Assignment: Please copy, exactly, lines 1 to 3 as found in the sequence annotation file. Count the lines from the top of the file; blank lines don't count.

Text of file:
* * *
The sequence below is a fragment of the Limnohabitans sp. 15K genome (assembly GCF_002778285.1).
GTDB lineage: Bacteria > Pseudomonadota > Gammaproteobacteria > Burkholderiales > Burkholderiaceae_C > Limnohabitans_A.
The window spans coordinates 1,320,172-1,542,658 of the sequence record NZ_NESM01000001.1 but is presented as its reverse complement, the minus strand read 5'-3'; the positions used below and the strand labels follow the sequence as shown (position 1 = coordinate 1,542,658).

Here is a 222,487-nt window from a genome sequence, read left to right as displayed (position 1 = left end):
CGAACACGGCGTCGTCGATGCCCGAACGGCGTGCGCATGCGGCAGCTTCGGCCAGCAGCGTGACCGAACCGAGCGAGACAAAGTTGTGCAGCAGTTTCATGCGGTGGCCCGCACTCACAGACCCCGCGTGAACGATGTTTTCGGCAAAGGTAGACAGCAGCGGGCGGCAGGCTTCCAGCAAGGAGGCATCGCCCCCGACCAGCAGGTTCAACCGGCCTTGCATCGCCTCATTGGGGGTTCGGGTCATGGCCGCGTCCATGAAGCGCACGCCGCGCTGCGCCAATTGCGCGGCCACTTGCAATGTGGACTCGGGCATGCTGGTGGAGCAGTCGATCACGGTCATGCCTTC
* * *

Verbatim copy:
The sequence below is a fragment of the Limnohabitans sp. 15K genome (assembly GCF_002778285.1).
GTDB lineage: Bacteria > Pseudomonadota > Gammaproteobacteria > Burkholderiales > Burkholderiaceae_C > Limnohabitans_A.
The window spans coordinates 1,320,172-1,542,658 of the sequence record NZ_NESM01000001.1 but is presented as its reverse complement, the minus strand read 5'-3'; the positions used below and the strand labels follow the sequence as shown (position 1 = coordinate 1,542,658).